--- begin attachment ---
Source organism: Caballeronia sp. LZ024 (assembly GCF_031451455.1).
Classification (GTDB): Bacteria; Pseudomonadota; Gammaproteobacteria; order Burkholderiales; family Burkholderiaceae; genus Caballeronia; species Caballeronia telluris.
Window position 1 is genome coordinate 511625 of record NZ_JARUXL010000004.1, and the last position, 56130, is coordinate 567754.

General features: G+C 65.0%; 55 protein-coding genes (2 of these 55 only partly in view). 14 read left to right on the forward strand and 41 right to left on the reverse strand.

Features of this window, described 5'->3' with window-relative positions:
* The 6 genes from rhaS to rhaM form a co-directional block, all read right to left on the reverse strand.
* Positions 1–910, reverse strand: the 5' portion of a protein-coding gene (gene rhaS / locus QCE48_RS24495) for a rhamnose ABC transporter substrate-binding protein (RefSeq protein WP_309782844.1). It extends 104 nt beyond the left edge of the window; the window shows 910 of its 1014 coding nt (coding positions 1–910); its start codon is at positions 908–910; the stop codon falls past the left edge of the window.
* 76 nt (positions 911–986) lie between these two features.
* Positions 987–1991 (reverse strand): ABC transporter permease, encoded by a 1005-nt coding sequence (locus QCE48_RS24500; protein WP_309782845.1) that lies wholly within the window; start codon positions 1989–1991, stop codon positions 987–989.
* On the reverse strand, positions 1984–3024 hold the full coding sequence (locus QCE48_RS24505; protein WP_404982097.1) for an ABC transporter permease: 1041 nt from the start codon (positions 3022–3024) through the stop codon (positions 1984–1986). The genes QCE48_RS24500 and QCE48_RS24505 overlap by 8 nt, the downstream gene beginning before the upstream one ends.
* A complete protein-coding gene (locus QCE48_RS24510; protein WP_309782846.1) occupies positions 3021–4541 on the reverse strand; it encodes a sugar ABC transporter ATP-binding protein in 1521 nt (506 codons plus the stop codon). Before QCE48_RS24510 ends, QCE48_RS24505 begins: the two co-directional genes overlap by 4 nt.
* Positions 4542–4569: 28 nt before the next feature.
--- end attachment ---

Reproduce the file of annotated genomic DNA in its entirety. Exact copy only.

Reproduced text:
Source organism: Caballeronia sp. LZ024 (assembly GCF_031451455.1).
Classification (GTDB): Bacteria; Pseudomonadota; Gammaproteobacteria; order Burkholderiales; family Burkholderiaceae; genus Caballeronia; species Caballeronia telluris.
Window position 1 is genome coordinate 511625 of record NZ_JARUXL010000004.1, and the last position, 56130, is coordinate 567754.

General features: G+C 65.0%; 55 protein-coding genes (2 of these 55 only partly in view). 14 read left to right on the forward strand and 41 right to left on the reverse strand.

Features of this window, described 5'->3' with window-relative positions:
* The 6 genes from rhaS to rhaM form a co-directional block, all read right to left on the reverse strand.
* Positions 1–910, reverse strand: the 5' portion of a protein-coding gene (gene rhaS / locus QCE48_RS24495) for a rhamnose ABC transporter substrate-binding protein (RefSeq protein WP_309782844.1). It extends 104 nt beyond the left edge of the window; the window shows 910 of its 1014 coding nt (coding positions 1–910); its start codon is at positions 908–910; the stop codon falls past the left edge of the window.
* 76 nt (positions 911–986) lie between these two features.
* Positions 987–1991 (reverse strand): ABC transporter permease, encoded by a 1005-nt coding sequence (locus QCE48_RS24500; protein WP_309782845.1) that lies wholly within the window; start codon positions 1989–1991, stop codon positions 987–989.
* On the reverse strand, positions 1984–3024 hold the full coding sequence (locus QCE48_RS24505; protein WP_404982097.1) for an ABC transporter permease: 1041 nt from the start codon (positions 3022–3024) through the stop codon (positions 1984–1986). The genes QCE48_RS24500 and QCE48_RS24505 overlap by 8 nt, the downstream gene beginning before the upstream one ends.
* A complete protein-coding gene (locus QCE48_RS24510; protein WP_309782846.1) occupies positions 3021–4541 on the reverse strand; it encodes a sugar ABC transporter ATP-binding protein in 1521 nt (506 codons plus the stop codon). Before QCE48_RS24510 ends, QCE48_RS24505 begins: the two co-directional genes overlap by 4 nt.
* Positions 4542–4569: 28 nt before the next feature.